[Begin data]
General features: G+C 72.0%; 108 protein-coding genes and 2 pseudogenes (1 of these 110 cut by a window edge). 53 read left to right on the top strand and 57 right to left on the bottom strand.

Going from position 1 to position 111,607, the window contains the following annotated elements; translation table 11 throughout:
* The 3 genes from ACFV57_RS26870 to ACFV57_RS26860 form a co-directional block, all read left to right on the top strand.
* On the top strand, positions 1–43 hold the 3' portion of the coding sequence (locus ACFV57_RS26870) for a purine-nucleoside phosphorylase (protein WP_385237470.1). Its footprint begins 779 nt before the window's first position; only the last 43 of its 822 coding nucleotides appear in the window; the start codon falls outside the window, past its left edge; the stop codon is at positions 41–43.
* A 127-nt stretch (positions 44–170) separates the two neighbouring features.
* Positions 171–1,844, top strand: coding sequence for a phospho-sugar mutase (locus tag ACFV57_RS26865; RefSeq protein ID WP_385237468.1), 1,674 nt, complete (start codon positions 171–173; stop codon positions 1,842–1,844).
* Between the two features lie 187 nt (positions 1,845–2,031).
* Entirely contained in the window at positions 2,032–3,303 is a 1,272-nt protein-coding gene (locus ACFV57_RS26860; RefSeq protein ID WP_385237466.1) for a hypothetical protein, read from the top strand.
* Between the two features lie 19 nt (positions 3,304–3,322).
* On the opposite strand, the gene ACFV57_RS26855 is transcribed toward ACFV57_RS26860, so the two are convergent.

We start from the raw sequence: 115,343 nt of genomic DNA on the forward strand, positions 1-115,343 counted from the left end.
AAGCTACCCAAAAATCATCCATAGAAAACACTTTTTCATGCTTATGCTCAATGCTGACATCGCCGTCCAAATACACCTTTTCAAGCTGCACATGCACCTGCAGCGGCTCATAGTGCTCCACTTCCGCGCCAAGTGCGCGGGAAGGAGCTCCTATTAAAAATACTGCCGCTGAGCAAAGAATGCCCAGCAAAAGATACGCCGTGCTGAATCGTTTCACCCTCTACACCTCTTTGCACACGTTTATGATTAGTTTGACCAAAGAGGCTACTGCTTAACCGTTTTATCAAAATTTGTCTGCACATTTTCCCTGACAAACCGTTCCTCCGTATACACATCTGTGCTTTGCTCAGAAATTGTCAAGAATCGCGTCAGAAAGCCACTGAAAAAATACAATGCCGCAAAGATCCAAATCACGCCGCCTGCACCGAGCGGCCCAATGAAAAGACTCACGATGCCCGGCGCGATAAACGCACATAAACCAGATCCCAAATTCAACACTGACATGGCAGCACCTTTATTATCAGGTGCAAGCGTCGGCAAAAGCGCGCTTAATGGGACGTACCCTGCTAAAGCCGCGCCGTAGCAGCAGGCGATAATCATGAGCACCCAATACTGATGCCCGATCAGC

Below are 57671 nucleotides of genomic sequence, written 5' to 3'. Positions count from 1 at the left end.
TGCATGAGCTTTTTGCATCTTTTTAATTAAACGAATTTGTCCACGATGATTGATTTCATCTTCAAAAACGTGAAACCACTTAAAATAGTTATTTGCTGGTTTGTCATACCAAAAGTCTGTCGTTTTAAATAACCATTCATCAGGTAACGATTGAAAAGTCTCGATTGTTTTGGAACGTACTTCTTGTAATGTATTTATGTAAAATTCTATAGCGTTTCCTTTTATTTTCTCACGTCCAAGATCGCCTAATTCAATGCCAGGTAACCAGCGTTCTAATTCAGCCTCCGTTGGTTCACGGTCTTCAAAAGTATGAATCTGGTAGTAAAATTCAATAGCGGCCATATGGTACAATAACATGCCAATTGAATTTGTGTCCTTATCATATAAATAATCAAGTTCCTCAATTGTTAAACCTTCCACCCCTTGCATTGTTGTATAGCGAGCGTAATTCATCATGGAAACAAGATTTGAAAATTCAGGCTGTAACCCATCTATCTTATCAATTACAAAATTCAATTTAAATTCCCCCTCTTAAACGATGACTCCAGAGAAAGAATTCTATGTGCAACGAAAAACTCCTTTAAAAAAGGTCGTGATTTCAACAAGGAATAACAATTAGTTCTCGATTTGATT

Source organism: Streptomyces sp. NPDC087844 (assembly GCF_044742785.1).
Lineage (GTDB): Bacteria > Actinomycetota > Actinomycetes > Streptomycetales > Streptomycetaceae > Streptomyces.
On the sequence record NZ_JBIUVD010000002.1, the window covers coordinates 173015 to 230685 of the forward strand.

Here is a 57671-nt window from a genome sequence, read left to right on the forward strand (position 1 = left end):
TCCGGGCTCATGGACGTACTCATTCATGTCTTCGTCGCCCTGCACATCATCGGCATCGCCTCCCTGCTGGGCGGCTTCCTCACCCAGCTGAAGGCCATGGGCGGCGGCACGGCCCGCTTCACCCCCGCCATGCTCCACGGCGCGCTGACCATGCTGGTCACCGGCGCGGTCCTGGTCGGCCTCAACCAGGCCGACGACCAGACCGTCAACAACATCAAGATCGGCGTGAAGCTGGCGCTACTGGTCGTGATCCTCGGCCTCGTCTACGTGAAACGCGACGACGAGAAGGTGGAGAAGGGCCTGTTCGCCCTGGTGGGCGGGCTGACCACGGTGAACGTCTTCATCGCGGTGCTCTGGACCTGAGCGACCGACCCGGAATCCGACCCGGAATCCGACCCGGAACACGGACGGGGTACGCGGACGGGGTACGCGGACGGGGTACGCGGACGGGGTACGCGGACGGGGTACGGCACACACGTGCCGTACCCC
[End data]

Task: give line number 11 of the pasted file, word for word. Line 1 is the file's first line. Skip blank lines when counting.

We start from the raw sequence: 115,343 nt of genomic DNA on the forward strand, positions 1-115,343 counted from the left end.